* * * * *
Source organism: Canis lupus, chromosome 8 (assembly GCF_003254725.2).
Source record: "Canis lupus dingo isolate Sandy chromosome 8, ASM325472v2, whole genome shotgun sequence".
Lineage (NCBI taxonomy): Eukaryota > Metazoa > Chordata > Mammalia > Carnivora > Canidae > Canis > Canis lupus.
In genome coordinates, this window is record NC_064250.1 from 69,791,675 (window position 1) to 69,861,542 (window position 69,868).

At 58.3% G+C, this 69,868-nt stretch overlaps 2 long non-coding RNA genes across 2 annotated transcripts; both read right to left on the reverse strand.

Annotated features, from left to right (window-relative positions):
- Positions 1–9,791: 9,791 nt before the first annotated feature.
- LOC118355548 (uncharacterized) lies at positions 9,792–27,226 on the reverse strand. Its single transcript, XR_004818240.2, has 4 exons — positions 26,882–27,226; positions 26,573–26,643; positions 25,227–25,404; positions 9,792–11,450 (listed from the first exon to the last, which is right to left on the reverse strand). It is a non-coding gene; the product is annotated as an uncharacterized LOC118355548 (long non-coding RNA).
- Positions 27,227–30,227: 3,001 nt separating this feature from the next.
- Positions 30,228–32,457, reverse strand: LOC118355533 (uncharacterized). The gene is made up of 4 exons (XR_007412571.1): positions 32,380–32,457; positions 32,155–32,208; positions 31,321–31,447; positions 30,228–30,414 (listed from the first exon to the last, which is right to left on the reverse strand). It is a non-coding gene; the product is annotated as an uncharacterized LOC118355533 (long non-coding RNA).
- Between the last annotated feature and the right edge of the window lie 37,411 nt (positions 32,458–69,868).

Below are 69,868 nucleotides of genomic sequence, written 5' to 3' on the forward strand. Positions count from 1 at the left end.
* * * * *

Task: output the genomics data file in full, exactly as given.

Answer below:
Source organism: Canis lupus, chromosome 8 (assembly GCF_003254725.2).
Source record: "Canis lupus dingo isolate Sandy chromosome 8, ASM325472v2, whole genome shotgun sequence".
Lineage (NCBI taxonomy): Eukaryota > Metazoa > Chordata > Mammalia > Carnivora > Canidae > Canis > Canis lupus.
In genome coordinates, this window is record NC_064250.1 from 69,791,675 (window position 1) to 69,861,542 (window position 69,868).

At 58.3% G+C, this 69,868-nt stretch overlaps 2 long non-coding RNA genes across 2 annotated transcripts; both read right to left on the reverse strand.

Annotated features, from left to right (window-relative positions):
- Positions 1–9,791: 9,791 nt before the first annotated feature.
- LOC118355548 (uncharacterized) lies at positions 9,792–27,226 on the reverse strand. Its single transcript, XR_004818240.2, has 4 exons — positions 26,882–27,226; positions 26,573–26,643; positions 25,227–25,404; positions 9,792–11,450 (listed from the first exon to the last, which is right to left on the reverse strand). It is a non-coding gene; the product is annotated as an uncharacterized LOC118355548 (long non-coding RNA).
- Positions 27,227–30,227: 3,001 nt separating this feature from the next.
- Positions 30,228–32,457, reverse strand: LOC118355533 (uncharacterized). The gene is made up of 4 exons (XR_007412571.1): positions 32,380–32,457; positions 32,155–32,208; positions 31,321–31,447; positions 30,228–30,414 (listed from the first exon to the last, which is right to left on the reverse strand). It is a non-coding gene; the product is annotated as an uncharacterized LOC118355533 (long non-coding RNA).
- Between the last annotated feature and the right edge of the window lie 37,411 nt (positions 32,458–69,868).

Below are 69,868 nucleotides of genomic sequence, written 5' to 3' on the forward strand. Positions count from 1 at the left end.